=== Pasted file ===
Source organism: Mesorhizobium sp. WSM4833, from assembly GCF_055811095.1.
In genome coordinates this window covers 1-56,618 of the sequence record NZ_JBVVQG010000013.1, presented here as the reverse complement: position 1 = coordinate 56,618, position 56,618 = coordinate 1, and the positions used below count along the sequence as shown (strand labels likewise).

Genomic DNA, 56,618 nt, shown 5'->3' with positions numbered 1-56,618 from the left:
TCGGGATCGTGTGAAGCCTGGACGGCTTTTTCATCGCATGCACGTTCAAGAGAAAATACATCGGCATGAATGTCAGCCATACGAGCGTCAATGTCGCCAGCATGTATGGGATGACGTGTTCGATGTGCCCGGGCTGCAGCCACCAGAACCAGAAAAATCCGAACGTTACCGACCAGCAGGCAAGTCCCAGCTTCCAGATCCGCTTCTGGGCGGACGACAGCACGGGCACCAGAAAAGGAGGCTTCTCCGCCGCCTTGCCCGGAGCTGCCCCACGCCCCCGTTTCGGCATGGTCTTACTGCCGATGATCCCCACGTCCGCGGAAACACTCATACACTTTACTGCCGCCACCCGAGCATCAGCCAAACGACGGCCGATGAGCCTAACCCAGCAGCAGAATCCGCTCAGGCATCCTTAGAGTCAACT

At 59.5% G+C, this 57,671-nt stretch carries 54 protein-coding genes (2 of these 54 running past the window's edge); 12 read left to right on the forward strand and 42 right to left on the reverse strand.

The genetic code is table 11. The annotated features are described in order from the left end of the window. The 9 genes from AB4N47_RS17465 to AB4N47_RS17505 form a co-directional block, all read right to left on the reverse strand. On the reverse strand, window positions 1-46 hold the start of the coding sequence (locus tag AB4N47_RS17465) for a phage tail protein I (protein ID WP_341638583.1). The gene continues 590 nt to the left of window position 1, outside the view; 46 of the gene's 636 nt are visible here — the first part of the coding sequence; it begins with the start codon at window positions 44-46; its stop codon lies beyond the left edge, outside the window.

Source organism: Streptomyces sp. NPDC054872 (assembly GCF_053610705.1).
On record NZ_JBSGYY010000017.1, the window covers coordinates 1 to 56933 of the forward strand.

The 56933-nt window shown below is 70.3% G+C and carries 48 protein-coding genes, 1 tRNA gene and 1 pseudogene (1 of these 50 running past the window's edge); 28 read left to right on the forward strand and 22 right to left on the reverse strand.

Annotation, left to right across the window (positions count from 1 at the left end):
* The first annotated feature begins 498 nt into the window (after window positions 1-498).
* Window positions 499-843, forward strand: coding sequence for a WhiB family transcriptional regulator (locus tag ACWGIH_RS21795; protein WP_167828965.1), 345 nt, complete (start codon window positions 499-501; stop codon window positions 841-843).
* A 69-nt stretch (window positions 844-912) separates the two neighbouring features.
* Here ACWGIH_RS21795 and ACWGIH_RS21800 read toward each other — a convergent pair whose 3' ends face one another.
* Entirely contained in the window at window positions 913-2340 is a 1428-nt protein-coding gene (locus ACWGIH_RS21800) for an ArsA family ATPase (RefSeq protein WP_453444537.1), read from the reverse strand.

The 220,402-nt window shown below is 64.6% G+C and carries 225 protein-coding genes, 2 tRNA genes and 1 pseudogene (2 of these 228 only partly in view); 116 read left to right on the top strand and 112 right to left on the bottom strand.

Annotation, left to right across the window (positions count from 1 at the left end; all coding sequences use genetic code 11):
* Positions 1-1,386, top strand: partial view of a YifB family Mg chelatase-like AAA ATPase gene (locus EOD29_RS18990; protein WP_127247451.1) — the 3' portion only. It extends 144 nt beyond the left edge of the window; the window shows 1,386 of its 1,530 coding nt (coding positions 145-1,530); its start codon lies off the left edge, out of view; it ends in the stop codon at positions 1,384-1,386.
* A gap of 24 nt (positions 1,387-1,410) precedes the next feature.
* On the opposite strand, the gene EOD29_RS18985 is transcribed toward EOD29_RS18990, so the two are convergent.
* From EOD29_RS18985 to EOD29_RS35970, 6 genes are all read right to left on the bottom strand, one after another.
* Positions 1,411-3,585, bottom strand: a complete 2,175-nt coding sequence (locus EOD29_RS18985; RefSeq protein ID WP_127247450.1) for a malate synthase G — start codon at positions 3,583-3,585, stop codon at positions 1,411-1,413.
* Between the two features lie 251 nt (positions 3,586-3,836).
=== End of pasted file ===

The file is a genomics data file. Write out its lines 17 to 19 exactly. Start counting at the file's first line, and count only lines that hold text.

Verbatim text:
Annotation, left to right across the window (positions count from 1 at the left end; all coding sequences use genetic code 11):
* Positions 1-1,386, top strand: partial view of a YifB family Mg chelatase-like AAA ATPase gene (locus EOD29_RS18990; protein WP_127247451.1) — the 3' portion only. It extends 144 nt beyond the left edge of the window; the window shows 1,386 of its 1,530 coding nt (coding positions 145-1,530); its start codon lies off the left edge, out of view; it ends in the stop codon at positions 1,384-1,386.
* A gap of 24 nt (positions 1,387-1,410) precedes the next feature.